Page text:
If you're looking for companion plants for arugula, look no further! After reading this post, you'll know which plants are beneficial to your arugula and which to avoid!
Arugula is also known as Rocket and I'm pretty sure that's the coolest plant name. It is a cool-season crop that belongs to the Brassica family (broccoli, kale, etc). This hardy vegetable can be grown in adverse weather conditions and is quick to germinate - arugula seeds will sprout in as little as five days.
Arugula is tangy, peppery, and flavorful. It's absolutely great in salads, but can also be cooked and used like spinach.
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What Is Companion Planting?
Companion gardening is the practice of planting two or more plants together for the benefit of one or both plants. By planting arugula with certain plants, you can help increase the growth and vigor of your arugula while also reducing the likelihood of pests and diseases on the tender arugula greens.
It's like a FOOD FOREST, but on a smaller scale!
What Are The Benefits?
There are many reasons why companion planting is beneficial, but some of the benefits specific to consider when you plant arugula are:
- help to deter garden pests like flea beetles
- improve growth and vigor, and in some cases, even flavor!
- help to attract pollinators and beneficial insects which will then prey on pests.
- improve soil health, through nitrogen fixation and nutrient cycling
- provide optimal growing conditions, such as shade or ground cover.
Best Arugula Companion Plants
Here are some of the best options for plants to place near your arugula
The allium family includes onions, garlic, and chives. Alliums are great companion plants for arugula, their natural fragrance helps to deter cabbage whitefly and aphids from snacking on your greens. Sow arugula in between onions in your garden rows!
Be aware that alliums don't play nice with beans!
Beets are called betterave in French, and that might be the second-best plant name after rocket. They make a great companion plant for arugula because they occupy a different growing space than arugula. They also offer shade to the arugula, improving harvest in hot weather.
Avoid planting beets if you're using bush or pole beans as a companion.
Both bush and pole beans fix nitrogen into the soil. The bush beans will also provide shade for the cool weather-loving arugula, this can prolong your harvest season by preventing premature bolting.
If you're growing beans, avoid using alliums as another companion.
Carrots occupy a different growing zone than arugula! Their fronds (greens) offer shade to the rocket, much like bush beans, extending the harvest season in hot weather.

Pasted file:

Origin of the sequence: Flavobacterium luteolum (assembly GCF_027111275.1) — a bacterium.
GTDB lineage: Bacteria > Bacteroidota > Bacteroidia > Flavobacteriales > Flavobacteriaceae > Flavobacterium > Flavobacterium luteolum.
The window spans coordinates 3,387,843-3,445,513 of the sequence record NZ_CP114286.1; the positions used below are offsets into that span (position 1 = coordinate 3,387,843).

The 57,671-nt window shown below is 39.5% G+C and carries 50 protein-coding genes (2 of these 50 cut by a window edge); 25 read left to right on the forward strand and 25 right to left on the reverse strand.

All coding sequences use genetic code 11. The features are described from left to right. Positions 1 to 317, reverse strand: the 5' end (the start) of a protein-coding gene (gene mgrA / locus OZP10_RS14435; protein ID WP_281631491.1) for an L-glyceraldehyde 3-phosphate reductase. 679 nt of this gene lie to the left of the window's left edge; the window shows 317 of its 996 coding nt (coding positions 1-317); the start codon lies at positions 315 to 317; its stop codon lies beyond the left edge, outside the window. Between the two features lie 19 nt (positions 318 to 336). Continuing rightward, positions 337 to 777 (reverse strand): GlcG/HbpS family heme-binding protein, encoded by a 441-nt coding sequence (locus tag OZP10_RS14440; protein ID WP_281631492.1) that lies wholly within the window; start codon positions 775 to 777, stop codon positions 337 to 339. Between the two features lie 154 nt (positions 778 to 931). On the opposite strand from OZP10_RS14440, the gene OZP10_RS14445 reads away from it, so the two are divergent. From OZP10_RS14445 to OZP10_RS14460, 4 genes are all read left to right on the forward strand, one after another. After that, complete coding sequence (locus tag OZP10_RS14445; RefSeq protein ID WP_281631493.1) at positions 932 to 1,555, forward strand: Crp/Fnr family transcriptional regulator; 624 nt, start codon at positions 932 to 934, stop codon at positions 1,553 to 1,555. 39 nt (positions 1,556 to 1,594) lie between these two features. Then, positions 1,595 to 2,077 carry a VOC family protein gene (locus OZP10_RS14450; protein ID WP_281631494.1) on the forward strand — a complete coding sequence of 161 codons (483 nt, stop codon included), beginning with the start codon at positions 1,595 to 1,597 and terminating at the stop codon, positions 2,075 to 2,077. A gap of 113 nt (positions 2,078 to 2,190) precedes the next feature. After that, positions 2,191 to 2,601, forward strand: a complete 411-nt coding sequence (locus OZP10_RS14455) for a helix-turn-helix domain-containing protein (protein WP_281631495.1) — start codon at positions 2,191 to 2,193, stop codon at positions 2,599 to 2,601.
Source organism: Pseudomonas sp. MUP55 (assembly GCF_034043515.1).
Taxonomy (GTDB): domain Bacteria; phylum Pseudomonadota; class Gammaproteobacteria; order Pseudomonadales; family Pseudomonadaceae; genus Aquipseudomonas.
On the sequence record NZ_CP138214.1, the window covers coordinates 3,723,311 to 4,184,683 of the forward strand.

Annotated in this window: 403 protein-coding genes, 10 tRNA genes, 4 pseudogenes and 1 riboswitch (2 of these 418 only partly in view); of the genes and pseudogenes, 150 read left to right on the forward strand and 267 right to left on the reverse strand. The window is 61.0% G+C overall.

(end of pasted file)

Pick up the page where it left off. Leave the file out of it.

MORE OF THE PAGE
Celery is a great companion plant because both celery and arugula like to grow in the same conditions. So if you're making the effort to make a suitable environment for arugula, you might as well grow celery because it will benefit from your efforts too!
Chervil is an annual herb with a delicate flavor similar to licorice or anise. It's a great addition to salads, pasta dishes, and soups. Chervil pairs well with many other herbs, as well as carrots and arugula.
As an added bonus, it's an excellent arugula companion because it helps to repel slugs and attracts predatory wasps.
Grow these flowers a few feet away from your arugula as a sacrificial crop. If you do get aphids, they will be attracted to the bright nasturtium flowers and will leave your arugula alone!
These flowers are also short in stature so they create a ground cover habitat for beneficial spiders and beetles.
Radishes are a quick-to-grow companion / sacrificial crop. The benefit to growing radishes within several feet of arugula is that many pesty beetles who love leafy salad greens will instead snack on radish leaves instead of your greens crop. I haven't personally tested this, but I have been told that radishes grown near arugula tend to have a less woody texture.
While sunflowers make terrible RHUBARB COMPANION PLANTS, they make great companions for your arugula! These sunny, bright flowers attract beneficial insects, in the form of bees as pollinators in your garden and ladybugs to eat up those pesky aphids! Beneficial insects can keep your arugula safe without pesticides.
What To Avoid Planting Near Arugula:
Tomatoes, eggplants, peppers
Members of the nightshade family prefer more acidic soil than arugula and it may be difficult to hit the right balance to please both plants. In general, compromise leads to both plants suffering.
Strawberries are a fine ground cover, but they are a poor companion plant for arugula. Their spreading growth pattern tends to take over your arugula. If arugula does survive, it won't be shaded during the hot days and is likely to bolt.Buy Seeds
Arugula companion plants can be beneficial or harmful. It's important to think about which ones help arugula plants thrive and grow for a longer period of time or hurt arugula growth due to soil pH preferences, shade considerations, pest attraction, etc. Pay attention to companion planting guides, like the one above, to make sure you're getting the most out of your growing arugula in the vegetable garden.